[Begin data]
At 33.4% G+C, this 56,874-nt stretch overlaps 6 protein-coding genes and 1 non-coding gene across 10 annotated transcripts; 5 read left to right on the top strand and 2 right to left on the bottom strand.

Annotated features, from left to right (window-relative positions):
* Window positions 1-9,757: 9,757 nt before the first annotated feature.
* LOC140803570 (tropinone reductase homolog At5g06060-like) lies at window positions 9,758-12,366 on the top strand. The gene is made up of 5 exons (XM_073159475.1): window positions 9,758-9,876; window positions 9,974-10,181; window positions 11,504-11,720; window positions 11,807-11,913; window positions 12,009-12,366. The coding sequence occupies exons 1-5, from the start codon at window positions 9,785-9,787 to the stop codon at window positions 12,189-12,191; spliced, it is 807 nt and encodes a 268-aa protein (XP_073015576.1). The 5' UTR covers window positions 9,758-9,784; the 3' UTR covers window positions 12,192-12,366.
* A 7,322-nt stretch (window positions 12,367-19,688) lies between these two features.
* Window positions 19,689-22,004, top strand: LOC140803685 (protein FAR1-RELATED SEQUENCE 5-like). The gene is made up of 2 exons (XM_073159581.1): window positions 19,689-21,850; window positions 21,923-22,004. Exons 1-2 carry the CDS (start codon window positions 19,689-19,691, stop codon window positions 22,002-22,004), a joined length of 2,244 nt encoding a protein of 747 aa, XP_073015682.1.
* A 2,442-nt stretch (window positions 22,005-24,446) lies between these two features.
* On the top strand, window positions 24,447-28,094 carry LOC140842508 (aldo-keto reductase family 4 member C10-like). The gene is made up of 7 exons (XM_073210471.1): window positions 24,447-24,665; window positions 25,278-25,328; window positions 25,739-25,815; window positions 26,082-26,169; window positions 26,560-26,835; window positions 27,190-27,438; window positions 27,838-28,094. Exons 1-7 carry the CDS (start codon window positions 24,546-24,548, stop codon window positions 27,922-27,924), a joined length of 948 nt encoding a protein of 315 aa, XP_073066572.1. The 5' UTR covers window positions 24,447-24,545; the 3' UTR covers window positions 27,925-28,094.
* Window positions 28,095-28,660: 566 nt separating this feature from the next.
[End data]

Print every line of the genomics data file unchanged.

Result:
At 33.4% G+C, this 56,874-nt stretch overlaps 6 protein-coding genes and 1 non-coding gene across 10 annotated transcripts; 5 read left to right on the top strand and 2 right to left on the bottom strand.

Annotated features, from left to right (window-relative positions):
* Window positions 1-9,757: 9,757 nt before the first annotated feature.
* LOC140803570 (tropinone reductase homolog At5g06060-like) lies at window positions 9,758-12,366 on the top strand. The gene is made up of 5 exons (XM_073159475.1): window positions 9,758-9,876; window positions 9,974-10,181; window positions 11,504-11,720; window positions 11,807-11,913; window positions 12,009-12,366. The coding sequence occupies exons 1-5, from the start codon at window positions 9,785-9,787 to the stop codon at window positions 12,189-12,191; spliced, it is 807 nt and encodes a 268-aa protein (XP_073015576.1). The 5' UTR covers window positions 9,758-9,784; the 3' UTR covers window positions 12,192-12,366.
* A 7,322-nt stretch (window positions 12,367-19,688) lies between these two features.
* Window positions 19,689-22,004, top strand: LOC140803685 (protein FAR1-RELATED SEQUENCE 5-like). The gene is made up of 2 exons (XM_073159581.1): window positions 19,689-21,850; window positions 21,923-22,004. Exons 1-2 carry the CDS (start codon window positions 19,689-19,691, stop codon window positions 22,002-22,004), a joined length of 2,244 nt encoding a protein of 747 aa, XP_073015682.1.
* A 2,442-nt stretch (window positions 22,005-24,446) lies between these two features.
* On the top strand, window positions 24,447-28,094 carry LOC140842508 (aldo-keto reductase family 4 member C10-like). The gene is made up of 7 exons (XM_073210471.1): window positions 24,447-24,665; window positions 25,278-25,328; window positions 25,739-25,815; window positions 26,082-26,169; window positions 26,560-26,835; window positions 27,190-27,438; window positions 27,838-28,094. Exons 1-7 carry the CDS (start codon window positions 24,546-24,548, stop codon window positions 27,922-27,924), a joined length of 948 nt encoding a protein of 315 aa, XP_073066572.1. The 5' UTR covers window positions 24,447-24,545; the 3' UTR covers window positions 27,925-28,094.
* Window positions 28,095-28,660: 566 nt separating this feature from the next.